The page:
Google hopes it images will help researchers working on studying the Japanese tsunami.
Google's Street View leaves little to the imagination when it comes to seeing first hand the devastation of last March's Japanese tsunami.
The Mountain View-based search company is used to dealing with a lot of criticism with its mapping feature that allows users to view real-life images of almost any location in the world right from their computer.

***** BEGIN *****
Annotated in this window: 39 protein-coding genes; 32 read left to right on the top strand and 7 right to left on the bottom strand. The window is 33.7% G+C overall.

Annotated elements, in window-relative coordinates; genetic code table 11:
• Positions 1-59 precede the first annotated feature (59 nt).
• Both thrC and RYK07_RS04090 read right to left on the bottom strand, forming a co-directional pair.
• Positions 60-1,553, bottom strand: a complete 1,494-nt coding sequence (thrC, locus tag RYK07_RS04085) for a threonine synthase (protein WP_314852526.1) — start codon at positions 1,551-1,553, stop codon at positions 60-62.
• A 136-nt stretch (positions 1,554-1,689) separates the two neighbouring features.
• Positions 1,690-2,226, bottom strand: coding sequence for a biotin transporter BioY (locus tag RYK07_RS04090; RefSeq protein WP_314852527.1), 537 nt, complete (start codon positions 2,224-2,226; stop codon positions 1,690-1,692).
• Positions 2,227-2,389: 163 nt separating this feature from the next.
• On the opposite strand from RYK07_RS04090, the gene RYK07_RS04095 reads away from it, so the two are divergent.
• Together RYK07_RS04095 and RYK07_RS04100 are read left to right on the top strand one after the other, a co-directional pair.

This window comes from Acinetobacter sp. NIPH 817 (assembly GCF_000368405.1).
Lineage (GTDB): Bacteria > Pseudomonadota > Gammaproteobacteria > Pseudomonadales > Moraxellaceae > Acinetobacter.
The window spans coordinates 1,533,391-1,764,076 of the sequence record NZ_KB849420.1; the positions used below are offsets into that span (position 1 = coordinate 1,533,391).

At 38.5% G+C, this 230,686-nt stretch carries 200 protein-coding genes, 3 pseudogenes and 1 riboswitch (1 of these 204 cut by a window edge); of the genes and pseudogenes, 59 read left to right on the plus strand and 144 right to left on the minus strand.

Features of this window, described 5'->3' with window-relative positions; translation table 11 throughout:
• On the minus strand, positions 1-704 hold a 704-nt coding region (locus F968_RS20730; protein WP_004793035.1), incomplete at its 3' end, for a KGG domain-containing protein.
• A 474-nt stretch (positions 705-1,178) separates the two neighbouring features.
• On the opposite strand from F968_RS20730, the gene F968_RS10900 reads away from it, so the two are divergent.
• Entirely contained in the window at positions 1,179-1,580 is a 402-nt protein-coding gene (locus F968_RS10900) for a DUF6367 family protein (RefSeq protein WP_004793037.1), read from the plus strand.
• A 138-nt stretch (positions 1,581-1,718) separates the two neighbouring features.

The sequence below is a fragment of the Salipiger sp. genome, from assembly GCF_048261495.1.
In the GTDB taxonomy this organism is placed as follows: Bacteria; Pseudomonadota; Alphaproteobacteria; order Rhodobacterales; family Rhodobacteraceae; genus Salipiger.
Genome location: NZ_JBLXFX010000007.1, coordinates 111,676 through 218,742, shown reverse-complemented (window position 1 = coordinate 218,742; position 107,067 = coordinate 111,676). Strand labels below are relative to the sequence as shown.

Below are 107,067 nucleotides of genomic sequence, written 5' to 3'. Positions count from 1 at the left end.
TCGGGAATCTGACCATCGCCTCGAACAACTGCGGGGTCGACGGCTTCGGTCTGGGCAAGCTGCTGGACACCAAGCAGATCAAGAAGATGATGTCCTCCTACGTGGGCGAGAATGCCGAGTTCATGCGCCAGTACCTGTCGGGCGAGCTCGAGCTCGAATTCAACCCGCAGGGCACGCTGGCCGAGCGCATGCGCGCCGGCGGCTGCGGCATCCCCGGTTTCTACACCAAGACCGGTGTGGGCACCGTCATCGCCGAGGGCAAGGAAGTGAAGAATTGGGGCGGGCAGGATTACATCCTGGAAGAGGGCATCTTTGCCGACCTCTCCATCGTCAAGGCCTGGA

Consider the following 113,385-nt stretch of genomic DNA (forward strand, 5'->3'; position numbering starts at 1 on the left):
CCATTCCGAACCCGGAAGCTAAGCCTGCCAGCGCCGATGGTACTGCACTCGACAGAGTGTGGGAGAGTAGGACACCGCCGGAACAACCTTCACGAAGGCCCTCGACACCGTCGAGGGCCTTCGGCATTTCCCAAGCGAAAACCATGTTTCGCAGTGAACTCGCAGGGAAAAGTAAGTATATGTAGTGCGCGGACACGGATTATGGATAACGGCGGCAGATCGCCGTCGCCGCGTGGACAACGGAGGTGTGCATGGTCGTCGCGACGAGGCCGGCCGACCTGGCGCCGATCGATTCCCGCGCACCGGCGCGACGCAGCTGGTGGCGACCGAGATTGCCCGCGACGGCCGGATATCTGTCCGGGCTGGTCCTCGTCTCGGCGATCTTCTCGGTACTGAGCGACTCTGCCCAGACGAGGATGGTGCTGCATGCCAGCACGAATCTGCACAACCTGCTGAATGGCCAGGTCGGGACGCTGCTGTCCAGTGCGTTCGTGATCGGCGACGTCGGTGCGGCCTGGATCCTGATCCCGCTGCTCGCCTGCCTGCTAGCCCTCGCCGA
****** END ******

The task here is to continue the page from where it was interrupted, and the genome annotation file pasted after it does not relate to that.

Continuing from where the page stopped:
But in a blog post Tuesday, the company said it hopes these images will do good. Google announced that it has posted images from 44,000 kilometers of Japan's ravaged Northeastern area.
"In the case of the post-tsunami imagery of Japan, we hope this particular digital archiving project will be useful to researchers and scientists who study the effects of natural disasters," Kei Kawai, senior product manager for Google's Street View, wrote on the company's blog. "We also believe that the imagery is a useful tool for anyone around the world who wants to better understand the extent of the damage."
The images offer 360-degree views of both inland and coastal regions devastated by the tsunami.